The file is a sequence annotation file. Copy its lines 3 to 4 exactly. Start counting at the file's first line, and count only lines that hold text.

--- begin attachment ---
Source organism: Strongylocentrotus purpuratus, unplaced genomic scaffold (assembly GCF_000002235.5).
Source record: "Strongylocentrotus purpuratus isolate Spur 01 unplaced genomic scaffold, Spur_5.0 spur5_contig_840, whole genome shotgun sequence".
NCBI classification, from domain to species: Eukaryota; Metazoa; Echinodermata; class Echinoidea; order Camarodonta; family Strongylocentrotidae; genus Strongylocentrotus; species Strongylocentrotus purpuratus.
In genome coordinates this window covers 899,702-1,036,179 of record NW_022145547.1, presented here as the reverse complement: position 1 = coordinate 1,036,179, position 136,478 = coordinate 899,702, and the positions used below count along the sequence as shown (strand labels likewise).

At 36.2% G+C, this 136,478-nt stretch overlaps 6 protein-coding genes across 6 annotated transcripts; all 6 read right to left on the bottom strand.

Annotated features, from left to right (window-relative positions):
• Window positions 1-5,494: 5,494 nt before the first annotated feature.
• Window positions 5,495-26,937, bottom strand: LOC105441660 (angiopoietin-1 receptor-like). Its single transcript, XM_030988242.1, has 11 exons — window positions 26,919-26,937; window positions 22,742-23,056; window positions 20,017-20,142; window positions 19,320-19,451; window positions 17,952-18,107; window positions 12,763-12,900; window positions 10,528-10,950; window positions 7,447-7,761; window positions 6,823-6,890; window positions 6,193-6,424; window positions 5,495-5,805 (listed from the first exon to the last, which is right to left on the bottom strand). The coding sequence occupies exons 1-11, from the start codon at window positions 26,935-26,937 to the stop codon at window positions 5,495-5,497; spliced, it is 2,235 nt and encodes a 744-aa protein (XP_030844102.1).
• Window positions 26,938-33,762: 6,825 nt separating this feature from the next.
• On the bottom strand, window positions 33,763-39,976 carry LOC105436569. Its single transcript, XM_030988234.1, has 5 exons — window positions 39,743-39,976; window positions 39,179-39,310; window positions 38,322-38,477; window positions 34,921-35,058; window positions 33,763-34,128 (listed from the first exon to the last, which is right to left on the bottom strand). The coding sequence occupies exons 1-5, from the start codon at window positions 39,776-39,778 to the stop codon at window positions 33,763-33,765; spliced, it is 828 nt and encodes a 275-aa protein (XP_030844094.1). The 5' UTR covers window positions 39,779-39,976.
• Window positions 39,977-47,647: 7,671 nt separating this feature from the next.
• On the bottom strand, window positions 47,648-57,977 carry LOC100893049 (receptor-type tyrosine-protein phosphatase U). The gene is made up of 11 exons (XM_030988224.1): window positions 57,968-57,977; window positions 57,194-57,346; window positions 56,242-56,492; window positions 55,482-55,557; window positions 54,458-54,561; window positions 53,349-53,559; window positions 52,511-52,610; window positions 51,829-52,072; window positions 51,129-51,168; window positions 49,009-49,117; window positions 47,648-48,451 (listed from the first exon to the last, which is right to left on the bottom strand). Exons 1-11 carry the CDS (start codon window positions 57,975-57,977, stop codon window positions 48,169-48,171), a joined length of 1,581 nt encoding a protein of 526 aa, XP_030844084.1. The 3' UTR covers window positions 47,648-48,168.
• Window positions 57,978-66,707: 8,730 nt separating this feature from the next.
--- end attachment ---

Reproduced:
NCBI classification, from domain to species: Eukaryota; Metazoa; Echinodermata; class Echinoidea; order Camarodonta; family Strongylocentrotidae; genus Strongylocentrotus; species Strongylocentrotus purpuratus.
In genome coordinates this window covers 899,702-1,036,179 of record NW_022145547.1, presented here as the reverse complement: position 1 = coordinate 1,036,179, position 136,478 = coordinate 899,702, and the positions used below count along the sequence as shown (strand labels likewise).